Yet another way to lower the used dose in a CBCT system is to accurately define a region of interest (ROI). Many existing CT scanners allow the selection of a region of interest, but the selection is made schematically, and in order to ascertain that the relevant volume is covered, the region of interest suggested by the system is often larger than necessary for a particular patient. Also, since there is a risk that the patient moves during x- ray image acquisition, the chosen ROI is often larger than ideally necessary, in order to make certain that the whole ROI is covered in a single scan. It may be useful if the CT scanner allowed realization of the adjustment of the region of interest by for example four independent collimator shutters for the top, bottom, left, and right sides of the beam.

Summary of the inventionln one aspect there is disclosed a method of obtaining medical images of a patient using a medical imaging device, the method comprising:

- defining a region of interest of the patient;

- obtaining at least two tracking images of a tracking element taken with at least one camera having a known positional relationship relative to a radiation source and/or sensor;

- determining any movement of the tracking element between the

acquisition of at least two tracking images;

- adjusting the medical imaging device based on the determined

movement of the tracking element between the acquisition of the at least two tracking images so that the radiation passes through the region of interest; and

- obtaining at least one medical image of the region of interest after the adjustment of the medical imaging device. In this way, it is insured that even if the patient moves during the acquisition of medical images, the radiation is confined to the region of interest, thereby making it possible to for example define a smaller region of interest.

In another aspect there is disclosed a method of obtaining one or more x-ray images of a patient, the method comprising: - defining a region of interest of the patient; obtaining at least two tracking images of a tracking element taken with at least one camera having a known positional relationship relative to an x-ray source and/or sensor;

determining any movement of the tracking element between the acquisition of at least two tracking images;

adjusting the collimator of the x-ray source to compensate for any movement of the tracking element between the acquisition of the at least two tracking images, providing that the field of exposure of the x- ray source is confined to the region of interest; and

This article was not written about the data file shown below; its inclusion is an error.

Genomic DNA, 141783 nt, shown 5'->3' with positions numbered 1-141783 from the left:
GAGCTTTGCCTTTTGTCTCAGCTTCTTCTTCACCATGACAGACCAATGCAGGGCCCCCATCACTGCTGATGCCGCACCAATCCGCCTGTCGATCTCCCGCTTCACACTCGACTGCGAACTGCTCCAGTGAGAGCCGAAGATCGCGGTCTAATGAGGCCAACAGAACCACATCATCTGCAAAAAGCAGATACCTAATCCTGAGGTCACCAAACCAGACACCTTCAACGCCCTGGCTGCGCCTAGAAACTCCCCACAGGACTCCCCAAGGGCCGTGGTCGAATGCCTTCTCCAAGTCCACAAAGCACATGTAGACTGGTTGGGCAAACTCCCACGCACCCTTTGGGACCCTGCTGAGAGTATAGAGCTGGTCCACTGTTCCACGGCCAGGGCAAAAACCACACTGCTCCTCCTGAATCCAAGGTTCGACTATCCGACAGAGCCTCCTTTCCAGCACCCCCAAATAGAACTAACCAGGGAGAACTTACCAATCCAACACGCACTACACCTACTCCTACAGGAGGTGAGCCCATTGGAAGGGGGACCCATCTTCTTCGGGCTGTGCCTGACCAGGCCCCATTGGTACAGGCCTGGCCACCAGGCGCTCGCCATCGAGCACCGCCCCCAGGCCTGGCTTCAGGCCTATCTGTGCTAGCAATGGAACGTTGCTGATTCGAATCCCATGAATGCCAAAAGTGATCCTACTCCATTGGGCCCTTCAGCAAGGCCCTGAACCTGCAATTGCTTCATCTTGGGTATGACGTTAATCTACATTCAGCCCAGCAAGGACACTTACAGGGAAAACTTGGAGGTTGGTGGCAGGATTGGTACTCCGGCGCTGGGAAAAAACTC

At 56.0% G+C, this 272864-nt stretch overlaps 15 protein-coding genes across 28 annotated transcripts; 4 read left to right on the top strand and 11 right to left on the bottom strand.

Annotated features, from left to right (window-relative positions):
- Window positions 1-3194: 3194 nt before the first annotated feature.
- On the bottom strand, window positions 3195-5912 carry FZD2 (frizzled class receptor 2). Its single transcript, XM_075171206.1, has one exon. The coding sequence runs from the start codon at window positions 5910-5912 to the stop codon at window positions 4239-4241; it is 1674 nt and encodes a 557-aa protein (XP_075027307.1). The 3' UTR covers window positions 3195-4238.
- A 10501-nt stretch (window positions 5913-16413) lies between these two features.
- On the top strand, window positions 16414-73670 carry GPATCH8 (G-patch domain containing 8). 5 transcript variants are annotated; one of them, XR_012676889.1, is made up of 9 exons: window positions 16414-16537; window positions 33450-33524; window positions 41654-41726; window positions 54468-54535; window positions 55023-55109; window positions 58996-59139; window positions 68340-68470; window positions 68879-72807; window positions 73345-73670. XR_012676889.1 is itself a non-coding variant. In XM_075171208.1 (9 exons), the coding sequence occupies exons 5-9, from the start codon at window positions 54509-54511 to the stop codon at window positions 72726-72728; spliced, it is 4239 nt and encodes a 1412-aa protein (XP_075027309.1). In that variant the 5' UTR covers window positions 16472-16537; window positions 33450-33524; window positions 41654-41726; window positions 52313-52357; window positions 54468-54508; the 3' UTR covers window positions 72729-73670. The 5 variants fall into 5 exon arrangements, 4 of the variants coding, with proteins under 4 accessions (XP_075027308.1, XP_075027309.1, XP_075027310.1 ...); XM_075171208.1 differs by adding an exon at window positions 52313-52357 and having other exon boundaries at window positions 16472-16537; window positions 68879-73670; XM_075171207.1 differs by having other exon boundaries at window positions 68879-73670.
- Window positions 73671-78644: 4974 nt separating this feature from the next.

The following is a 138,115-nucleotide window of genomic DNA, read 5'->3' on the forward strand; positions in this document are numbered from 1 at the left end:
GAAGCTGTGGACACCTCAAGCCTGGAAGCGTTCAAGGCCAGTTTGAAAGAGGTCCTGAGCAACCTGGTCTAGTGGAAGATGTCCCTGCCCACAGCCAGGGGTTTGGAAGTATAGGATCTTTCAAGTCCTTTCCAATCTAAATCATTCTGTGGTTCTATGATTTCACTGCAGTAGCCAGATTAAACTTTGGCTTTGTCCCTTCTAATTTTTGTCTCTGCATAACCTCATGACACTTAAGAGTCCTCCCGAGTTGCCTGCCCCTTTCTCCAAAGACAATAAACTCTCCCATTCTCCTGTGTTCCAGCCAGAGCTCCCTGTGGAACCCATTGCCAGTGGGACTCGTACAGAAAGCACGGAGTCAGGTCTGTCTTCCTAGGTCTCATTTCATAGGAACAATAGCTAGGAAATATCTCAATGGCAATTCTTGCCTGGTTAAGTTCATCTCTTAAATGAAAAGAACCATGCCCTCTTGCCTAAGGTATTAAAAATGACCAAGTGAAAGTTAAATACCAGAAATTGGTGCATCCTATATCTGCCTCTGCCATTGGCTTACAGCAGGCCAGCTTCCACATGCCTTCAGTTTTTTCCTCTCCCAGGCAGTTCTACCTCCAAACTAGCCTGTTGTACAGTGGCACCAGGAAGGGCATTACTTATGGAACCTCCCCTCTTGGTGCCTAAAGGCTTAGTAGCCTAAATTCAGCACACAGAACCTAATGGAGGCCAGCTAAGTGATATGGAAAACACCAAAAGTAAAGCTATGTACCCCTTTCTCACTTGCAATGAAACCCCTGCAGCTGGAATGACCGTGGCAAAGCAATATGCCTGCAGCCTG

obtaining at least one x-ray image of the region of interest after the adjustment of the collimator.

In X-ray optics, a collimator is a device that filters a stream of rays so that only those traveling parallel to a specified direction are allowed through. Collimators are used in X-ray optics because it is not yet possible to focus radiation with such short wavelengths into an image through the use of lenses as is routine with electromagnetic radiation at optical or near-optical wavelengths. Without a collimator, rays from all directions will be recorded; for example, a ray that has passed through the top of the specimen but happens to be travelling in a downwards direction may be recorded at the bottom of the plate, resulting in a blurred image.

Accordingly, it is thus possible to compensate for any unwanted movement the patient makes during acquisition of the x-ray images. The movement of the tracking element corresponds to a movement of the patient, and since there is a feedback between the determination of the movement of the tracking element and the collimator, it is possible to focus the x-rays on the region of interest, even if the patient has moved.

In some embodiments a scout image is taken of the patient. The scout image may be taken with a lower resolution/image quality using the x-ray source and sensor, or the scout image may be taken using a surface imaging device, for example using a face scanner, an intra-oral scanner and/or a surface contour laser scanner, and the region of interest is defined using the scout image.

In this way, the region of interest chosen will correspond to the exact geometry of the patient, rather than using a generic or standard geometry to define the region of interest.

In some embodiments, the predefined information of the tracking element comprises at least one fiducial marker, such as a plurality of fiducial markers in a predefined pattern, size, shape and/or colour. When the placement, size, shape and/or colour of the fiducial markers are already known with very high accuracy before any images are taken, it is possible to determine with very high accuracy the movement of the tracking element between images. In prior art systems, landmarks on the patient have been used to track any movement of the patient. However, this is not as accurate as using a tracking element, for example comprising fiducial markers placed on the tracking element with a very high and known placement, because unlike in the current disclosure, the landmarks have to first be determined or marked by an operator or by computer software. This means that the exact position of the landmarks will not be as accurate as using a tracking element. Also, when taking for example a series of chest x- rays, the breathing of the person will affect the relative positions of the landmarks, so that this in itself will lead to a less accurate result.